Mickey Z. -- World News Trust
Dec. 19, 2016
I’ve spent more time in gyms than I can even begin to calculate.
I can now recognize how this choice instilled in me a skewed and unhealthy body perception and heavily reinforced my masculine conditioning. However, there were also powerful positive life lessons to be learned within those mirrored walls. Here are a few:
Lesson #1: Let the results (or lack thereof) guide you
Whether I was working with a client or working on myself, I was always encouraged to evaluate, experiment, and evolve -- on a regular basis -- based on results.
In gyms, I learned how to remain open to new approaches and ideas and to understand the need for perpetual modification and adaptation. If you’re not happy with your outcomes, you automatically try something else. Let the results (or lack thereof) guide you.
Also, as a trainer, it’s my job to point out to others what needs to be addressed. No one calls me “self-righteous” for suggesting their previous attempts were flawed. When new members join the gym and get an evaluation, they don’t call me “negative” for pointing out where changes must be made and work needs to be done. I don’t, for example, focus on how neatly their fingernails are trimmed for fear of appearing “divisive” by telling them about their high blood pressure. Nope, we work together to identify problems and to create a fluid plan for addressing these problems.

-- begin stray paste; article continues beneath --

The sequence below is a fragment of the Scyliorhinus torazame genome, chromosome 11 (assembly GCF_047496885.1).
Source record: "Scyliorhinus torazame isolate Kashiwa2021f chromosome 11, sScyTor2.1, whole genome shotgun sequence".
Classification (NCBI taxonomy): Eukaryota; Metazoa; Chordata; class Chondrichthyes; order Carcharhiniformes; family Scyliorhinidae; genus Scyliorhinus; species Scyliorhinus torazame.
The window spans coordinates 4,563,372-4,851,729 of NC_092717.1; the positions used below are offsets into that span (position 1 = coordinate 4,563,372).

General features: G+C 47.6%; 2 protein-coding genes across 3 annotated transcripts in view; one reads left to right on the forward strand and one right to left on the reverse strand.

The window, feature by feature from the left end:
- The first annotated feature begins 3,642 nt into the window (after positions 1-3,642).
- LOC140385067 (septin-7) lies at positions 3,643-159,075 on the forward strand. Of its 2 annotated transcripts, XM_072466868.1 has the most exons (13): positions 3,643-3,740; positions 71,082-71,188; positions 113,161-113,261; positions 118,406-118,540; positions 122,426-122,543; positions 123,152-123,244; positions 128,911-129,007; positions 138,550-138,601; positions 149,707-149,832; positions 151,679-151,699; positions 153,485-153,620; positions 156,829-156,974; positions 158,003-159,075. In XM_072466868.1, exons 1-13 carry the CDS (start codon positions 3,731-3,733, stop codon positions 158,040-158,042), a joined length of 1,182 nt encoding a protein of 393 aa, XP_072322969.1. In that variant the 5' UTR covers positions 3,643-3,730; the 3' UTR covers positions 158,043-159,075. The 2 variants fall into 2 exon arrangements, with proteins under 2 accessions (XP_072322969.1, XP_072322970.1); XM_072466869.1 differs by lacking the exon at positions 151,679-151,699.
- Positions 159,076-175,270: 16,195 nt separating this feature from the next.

It’s long overdue we apply such a logical, results-based approach to our resistance.
Lesson #2: Use it or lose it
You may play a sport, practice a martial art, or run, run, run. Your preference might be yoga or boxing or Crossfit or Pilates or spin or old school weight lifting. Whatever you do to exercise and use your muscles will make them grow. And strengthen. And become more flexible. And more enduring. Use your body and it becomes more powerful.
The same is true of your courage. And your will. And your love. Use them. Challenge them. And they will respond. They will grow. And strengthen. And become more flexible. And more enduring. Use your justice muscles every day and they will become more powerful.
Lesson #3: It’s not a hobby
It’s a funny thing, working out. You might start out dreading it, even hating it. But if you stick with and start to see some results -- and find the method that lights you up -- you begin to look forward to it. You will even find yourself thinking about your workouts even when you’re not at the gym. You’ll talk about your workouts and encourage others to get involved. And they will. Soon, they’ll be talking about their workouts even when they’re at school or work or out socializing.
It can be the same when you resist oppression. You may begin such work as a reaction or even a resolution. At first, it will be challenging. But if you stick with and start to see some results -- and find the method that lights you up -- you begin to look forward to it. You will even find yourself thinking and talking about your activism all the time.
You’ll wake each morning on a mission. You’ll go to bed each night knowing you did the work.
Lesson #4: The more resistance you handle, the stronger you get
Mickey Z. is currently writing two books, a political memoir called How to Change Minds & Influence the Future: Rebuilding Activism From the Ground Up and a fusion novella entitled stain red. In the meantime, he can be found here.